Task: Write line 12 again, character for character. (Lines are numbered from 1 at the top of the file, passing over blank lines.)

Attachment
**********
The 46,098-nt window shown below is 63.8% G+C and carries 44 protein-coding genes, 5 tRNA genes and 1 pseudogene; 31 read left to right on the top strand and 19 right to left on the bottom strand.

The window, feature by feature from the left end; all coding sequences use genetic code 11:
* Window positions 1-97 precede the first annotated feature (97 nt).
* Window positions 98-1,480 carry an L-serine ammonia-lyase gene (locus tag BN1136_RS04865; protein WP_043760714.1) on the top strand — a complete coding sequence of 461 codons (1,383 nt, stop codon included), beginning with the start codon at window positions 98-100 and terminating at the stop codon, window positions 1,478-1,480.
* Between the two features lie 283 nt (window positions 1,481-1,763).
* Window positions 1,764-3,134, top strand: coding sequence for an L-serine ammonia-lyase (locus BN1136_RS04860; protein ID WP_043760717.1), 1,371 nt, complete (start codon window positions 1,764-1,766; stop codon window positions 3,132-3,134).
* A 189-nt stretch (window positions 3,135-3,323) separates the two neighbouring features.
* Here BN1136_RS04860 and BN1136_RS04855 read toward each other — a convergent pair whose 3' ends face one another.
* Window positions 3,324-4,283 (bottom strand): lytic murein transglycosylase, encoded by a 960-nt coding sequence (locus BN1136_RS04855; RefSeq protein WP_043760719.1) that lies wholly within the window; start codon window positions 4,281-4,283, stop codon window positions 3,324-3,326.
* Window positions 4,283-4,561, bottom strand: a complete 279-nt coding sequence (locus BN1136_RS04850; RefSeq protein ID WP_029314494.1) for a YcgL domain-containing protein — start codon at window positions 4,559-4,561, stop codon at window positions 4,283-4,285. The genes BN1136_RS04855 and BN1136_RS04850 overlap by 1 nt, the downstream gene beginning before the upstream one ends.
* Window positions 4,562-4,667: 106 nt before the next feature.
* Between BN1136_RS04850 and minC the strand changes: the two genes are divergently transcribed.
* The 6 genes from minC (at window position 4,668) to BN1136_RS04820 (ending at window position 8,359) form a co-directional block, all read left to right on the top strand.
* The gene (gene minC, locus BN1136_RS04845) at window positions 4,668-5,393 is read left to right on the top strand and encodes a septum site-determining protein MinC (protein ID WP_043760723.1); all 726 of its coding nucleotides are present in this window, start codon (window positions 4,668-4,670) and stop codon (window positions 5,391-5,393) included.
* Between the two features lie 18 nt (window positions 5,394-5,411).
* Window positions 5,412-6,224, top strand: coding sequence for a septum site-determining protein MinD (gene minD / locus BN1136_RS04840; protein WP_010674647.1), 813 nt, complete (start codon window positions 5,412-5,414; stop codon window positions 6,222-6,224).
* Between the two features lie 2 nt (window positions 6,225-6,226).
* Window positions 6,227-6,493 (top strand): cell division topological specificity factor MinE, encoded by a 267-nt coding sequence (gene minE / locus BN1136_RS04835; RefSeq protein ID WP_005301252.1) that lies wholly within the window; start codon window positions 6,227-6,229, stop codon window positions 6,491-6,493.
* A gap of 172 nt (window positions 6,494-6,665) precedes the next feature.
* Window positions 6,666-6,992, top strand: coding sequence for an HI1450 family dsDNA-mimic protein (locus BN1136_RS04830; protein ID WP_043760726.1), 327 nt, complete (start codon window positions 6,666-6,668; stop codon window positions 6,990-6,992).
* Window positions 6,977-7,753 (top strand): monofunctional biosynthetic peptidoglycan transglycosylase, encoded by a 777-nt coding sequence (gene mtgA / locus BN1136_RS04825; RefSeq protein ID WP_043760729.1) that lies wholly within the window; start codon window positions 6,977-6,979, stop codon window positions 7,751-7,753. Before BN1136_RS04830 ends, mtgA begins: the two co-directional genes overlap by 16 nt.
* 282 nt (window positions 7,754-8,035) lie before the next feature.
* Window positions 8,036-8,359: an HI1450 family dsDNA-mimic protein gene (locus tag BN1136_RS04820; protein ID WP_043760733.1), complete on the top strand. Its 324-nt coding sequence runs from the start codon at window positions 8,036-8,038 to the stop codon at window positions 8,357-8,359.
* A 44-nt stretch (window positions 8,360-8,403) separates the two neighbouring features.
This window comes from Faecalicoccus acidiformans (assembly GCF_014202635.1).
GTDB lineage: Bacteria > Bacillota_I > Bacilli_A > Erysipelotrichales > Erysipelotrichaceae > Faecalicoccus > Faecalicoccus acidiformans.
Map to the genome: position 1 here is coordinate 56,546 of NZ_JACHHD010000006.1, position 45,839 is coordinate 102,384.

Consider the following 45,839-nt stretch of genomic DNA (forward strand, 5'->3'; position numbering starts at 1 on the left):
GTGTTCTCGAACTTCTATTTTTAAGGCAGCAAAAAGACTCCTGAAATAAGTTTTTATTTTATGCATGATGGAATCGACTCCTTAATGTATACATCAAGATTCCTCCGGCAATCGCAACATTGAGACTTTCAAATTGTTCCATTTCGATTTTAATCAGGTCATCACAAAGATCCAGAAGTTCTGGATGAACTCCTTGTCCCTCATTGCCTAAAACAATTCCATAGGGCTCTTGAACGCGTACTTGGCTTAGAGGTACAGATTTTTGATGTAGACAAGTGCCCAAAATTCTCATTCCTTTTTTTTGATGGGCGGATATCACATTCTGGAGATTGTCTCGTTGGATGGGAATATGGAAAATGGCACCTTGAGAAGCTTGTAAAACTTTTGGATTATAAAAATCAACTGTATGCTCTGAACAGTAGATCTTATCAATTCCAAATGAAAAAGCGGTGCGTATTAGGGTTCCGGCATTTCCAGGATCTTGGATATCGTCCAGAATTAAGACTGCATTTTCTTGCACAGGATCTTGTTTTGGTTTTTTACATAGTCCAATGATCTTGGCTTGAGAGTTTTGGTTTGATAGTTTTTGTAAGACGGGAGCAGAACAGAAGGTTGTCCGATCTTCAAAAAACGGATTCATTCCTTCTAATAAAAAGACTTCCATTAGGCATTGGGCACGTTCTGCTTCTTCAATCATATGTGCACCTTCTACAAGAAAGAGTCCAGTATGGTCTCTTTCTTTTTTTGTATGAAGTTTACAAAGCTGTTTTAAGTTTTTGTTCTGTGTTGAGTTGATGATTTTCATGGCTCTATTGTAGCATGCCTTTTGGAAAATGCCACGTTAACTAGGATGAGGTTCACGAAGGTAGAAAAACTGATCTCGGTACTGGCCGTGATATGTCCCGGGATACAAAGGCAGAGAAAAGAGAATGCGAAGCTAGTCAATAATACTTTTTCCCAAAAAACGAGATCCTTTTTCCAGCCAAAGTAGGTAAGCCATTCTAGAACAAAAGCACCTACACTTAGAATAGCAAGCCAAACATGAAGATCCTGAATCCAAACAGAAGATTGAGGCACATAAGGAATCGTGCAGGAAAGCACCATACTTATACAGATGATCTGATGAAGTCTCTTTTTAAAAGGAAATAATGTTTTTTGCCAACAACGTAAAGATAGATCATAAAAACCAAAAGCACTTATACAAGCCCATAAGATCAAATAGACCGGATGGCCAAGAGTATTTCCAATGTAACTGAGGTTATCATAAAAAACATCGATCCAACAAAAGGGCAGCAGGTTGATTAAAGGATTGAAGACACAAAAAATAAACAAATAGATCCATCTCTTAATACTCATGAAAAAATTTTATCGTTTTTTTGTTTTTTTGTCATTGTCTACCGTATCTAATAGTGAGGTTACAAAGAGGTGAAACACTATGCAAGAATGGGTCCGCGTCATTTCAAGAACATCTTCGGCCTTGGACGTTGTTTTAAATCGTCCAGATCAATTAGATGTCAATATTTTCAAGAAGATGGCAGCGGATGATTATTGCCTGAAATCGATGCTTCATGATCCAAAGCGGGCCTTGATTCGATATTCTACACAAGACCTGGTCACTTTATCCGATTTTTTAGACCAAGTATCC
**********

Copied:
* Between BN1136_RS04850 and minC the strand changes: the two genes are divergently transcribed.